- There is no easy walk to freedom anywhere and many of us will have to pass through the valley of the shadow of death again and again before we reach the mountain tops of our desires. [Jawaharlal Nehru, The Unity of India: Collected Writings 1937-1940; later quoted by Nelson Mandela.]
- . . . politics as the art of the possible. [Otto von Bismarck]
Which is better: steadfast scrupulousness or flexible compromise? The question defies a definitive answer. Without Nelson Mandela’s unwillingness to yield to the injustice he experienced, over decades in prison, South African apartheid might not have been dismantled when it was. On the other hand, Barack Obama presided over the passage of national health care legislation in the United States, producing legislation that was less ambitious than could have been achieved a generation earlier through compromise.
Choosing between steadfastness and flexibility requires wisdom, the ability to read people and situations, and a solid set of values. These two virtues, which are also shortcomings in some situations, must be considered together.
The political battle over slavery in the United States is often cited as an example of principle versus compromise.
- Fergus M. Bordewich, America’s Great Debate: Henry Clay, Stephen A. Douglas, and the Compromise That Preserved the Union (Simon & Schuster, 2012): “The final resolution of the twin problems of slavery and nationhood would not come until it was written in blood.”
- Allen C. Guelzo, Fateful Lightning: A New History of the Civil War and Reconstruction (Oxford University Press, 2012): “With standoffs looming on several fronts, we cannot know at present whether meaningful compromise can be reached, and whether reason or passion will win the day.”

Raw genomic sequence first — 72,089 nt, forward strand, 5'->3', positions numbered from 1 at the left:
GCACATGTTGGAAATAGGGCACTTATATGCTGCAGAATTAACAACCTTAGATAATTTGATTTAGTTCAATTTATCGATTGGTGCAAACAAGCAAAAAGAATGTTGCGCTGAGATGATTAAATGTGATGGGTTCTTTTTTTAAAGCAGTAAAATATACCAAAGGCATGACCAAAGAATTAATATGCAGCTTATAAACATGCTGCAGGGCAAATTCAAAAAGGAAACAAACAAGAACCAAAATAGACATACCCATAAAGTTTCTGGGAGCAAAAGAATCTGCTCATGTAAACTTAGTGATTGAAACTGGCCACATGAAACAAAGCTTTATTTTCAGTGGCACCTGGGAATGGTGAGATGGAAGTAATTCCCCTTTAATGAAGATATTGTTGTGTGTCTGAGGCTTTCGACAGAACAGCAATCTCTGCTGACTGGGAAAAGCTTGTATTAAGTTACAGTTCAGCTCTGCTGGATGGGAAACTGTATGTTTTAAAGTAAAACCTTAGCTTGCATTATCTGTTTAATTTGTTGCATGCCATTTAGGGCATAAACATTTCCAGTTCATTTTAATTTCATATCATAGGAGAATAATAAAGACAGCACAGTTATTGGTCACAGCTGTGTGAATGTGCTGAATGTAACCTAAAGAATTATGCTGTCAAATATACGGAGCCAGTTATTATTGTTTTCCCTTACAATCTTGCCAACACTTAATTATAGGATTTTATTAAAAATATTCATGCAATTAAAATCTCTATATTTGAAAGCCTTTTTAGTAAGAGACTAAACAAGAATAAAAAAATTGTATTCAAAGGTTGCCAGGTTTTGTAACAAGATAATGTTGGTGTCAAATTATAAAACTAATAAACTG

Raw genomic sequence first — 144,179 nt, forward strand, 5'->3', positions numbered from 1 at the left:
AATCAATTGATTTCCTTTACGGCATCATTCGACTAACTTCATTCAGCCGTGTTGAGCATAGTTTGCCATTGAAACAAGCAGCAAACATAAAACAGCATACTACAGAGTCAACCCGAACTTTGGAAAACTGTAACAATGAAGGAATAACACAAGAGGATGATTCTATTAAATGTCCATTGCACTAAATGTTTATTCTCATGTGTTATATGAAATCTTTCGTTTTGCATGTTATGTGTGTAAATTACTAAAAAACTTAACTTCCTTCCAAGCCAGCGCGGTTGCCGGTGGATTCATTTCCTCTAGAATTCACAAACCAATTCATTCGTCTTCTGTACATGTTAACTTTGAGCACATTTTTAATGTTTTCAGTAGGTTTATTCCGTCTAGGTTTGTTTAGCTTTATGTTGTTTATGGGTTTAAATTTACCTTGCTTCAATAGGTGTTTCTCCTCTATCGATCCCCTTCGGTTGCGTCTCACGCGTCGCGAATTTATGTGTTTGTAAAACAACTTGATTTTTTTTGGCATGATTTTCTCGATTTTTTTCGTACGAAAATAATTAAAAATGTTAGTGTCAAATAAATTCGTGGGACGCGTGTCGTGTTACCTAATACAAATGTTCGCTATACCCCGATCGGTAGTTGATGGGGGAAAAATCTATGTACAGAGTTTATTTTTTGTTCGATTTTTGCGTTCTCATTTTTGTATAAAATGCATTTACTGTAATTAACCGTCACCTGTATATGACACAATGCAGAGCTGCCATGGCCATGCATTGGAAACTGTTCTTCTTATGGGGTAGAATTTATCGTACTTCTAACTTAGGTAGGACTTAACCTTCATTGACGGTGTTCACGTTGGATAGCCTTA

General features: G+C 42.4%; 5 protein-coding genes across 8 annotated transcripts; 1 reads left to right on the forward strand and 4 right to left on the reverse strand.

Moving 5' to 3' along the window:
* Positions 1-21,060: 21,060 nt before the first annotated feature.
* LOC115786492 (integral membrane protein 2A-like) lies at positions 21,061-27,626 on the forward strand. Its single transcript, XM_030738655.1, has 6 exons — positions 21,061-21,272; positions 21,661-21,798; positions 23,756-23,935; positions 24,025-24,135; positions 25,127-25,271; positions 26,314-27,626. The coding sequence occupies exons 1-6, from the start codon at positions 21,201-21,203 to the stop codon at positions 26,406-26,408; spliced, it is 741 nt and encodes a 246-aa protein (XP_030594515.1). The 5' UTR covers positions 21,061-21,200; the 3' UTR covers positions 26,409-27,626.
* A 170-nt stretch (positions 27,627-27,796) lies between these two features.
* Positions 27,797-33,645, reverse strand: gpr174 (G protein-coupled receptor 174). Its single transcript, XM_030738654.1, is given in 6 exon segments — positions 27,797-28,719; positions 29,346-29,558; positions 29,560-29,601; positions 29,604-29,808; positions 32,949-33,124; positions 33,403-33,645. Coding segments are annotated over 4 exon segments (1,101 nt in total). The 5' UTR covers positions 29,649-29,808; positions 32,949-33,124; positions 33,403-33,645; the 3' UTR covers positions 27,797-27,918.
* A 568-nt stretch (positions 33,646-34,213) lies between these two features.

Most of the works by and about Nelson Mandela illustrate steadfastness but the book by John Carlin shows how Mandela became a crafty political leader who understood and practiced the value of compromise.
- Nelson Mandela, No Easy Walk to Freedom (1973).
- Barry Denenberg, Nelson Mandela: No Easy Walk to Freedom (Turtleback, 1991).
- Nelson Mandela, Long Walk to Freedom: The Autobiography of Nelson Mandela (Little, Brown and Company, 1994).
- Tom Lodge, Mandela: A Critical Life (Oxford University Press, 2006).
- Nelson Mandela, An Illustrated Autobiography (Little, Brown and Company, 1996).
- Anthony Sampson, Mandela: The Authorized Autobiography (Knopf, 1999).
- Nelson Mandela, Conversations With Myself (Farrar, Straus & Giroux, 2010).
- David James Smith, Young Mandela: The Revolutionary Years (Little, Brown and Company, 2010).
- John Carlin, Playing the Enemy: Nelson Mandela and the Game That Made a Nation (Penguin Press, HC, 2008).
- Sean Wilentz, The Politicians and the Egalitarians: The Hidden History of American Politics (W.W. Norton & Company, 2016). “His thesis is easily stated: Politicians serve the country best when the learn the art of compromise through party-building and not when they stand, prophet-like, outside the fray delivering secular, and sometimes overtly religious, sermons.”
- Nelson Mandela
- Umberto Boccioni, Elasticity (1912)
Film and Stage
- Sergeant York, the biographical drama about Alvin York, a conscientious objector who became the army’s most decorated soldier in World War I: some people may think pacifist and skilled killer to be incompatible ideals but apparently York saw a deeper principle in defense of country.
- The Man Who Shot Liberty Valence: a Western in which a political figure philosophizes on the compromises necessary to bring order to the Old West
Music: Composers, artists, and major works
Along with others, swing-era jazz trumpeter Buck Clayton earned the title “mainstreamer” by straddling the line between swing revival and modernism. He in particular struck this balance creatively and intelligently.
- “How Hi the Fi” album (1954)
- “Basel 1961” album
- “One for Buck” album (1961)
- “Jumpin’ at the Woodside” album
- “Copenhagen Concerts” album
- compilation of tracks
- The Huckle-Buck
- Robbins’ Nest
- All the Cats Join In
- Outer Drive
- All of Me